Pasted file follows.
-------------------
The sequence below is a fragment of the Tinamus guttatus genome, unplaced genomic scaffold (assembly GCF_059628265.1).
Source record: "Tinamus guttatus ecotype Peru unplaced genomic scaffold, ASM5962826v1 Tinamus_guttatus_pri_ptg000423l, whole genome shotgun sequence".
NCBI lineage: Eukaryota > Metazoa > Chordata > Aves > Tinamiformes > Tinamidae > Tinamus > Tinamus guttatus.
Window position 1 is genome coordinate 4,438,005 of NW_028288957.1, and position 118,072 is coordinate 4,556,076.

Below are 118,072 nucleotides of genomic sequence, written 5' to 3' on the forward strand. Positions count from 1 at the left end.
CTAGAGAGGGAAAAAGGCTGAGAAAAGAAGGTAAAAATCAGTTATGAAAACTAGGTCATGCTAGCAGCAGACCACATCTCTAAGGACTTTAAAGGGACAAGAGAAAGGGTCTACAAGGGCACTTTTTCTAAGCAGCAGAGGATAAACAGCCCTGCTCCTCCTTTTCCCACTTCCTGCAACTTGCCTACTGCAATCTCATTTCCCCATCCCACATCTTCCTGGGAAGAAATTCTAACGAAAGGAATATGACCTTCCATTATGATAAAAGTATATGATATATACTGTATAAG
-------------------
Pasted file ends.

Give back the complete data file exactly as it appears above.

The sequence below is a fragment of the Tinamus guttatus genome, unplaced genomic scaffold (assembly GCF_059628265.1).
Source record: "Tinamus guttatus ecotype Peru unplaced genomic scaffold, ASM5962826v1 Tinamus_guttatus_pri_ptg000423l, whole genome shotgun sequence".
NCBI lineage: Eukaryota > Metazoa > Chordata > Aves > Tinamiformes > Tinamidae > Tinamus > Tinamus guttatus.
Window position 1 is genome coordinate 4,438,005 of NW_028288957.1, and position 118,072 is coordinate 4,556,076.

Below are 118,072 nucleotides of genomic sequence, written 5' to 3' on the forward strand. Positions count from 1 at the left end.
CTAGAGAGGGAAAAAGGCTGAGAAAAGAAGGTAAAAATCAGTTATGAAAACTAGGTCATGCTAGCAGCAGACCACATCTCTAAGGACTTTAAAGGGACAAGAGAAAGGGTCTACAAGGGCACTTTTTCTAAGCAGCAGAGGATAAACAGCCCTGCTCCTCCTTTTCCCACTTCCTGCAACTTGCCTACTGCAATCTCATTTCCCCATCCCACATCTTCCTGGGAAGAAATTCTAACGAAAGGAATATGACCTTCCATTATGATAAAAGTATATGATATATACTGTATAAG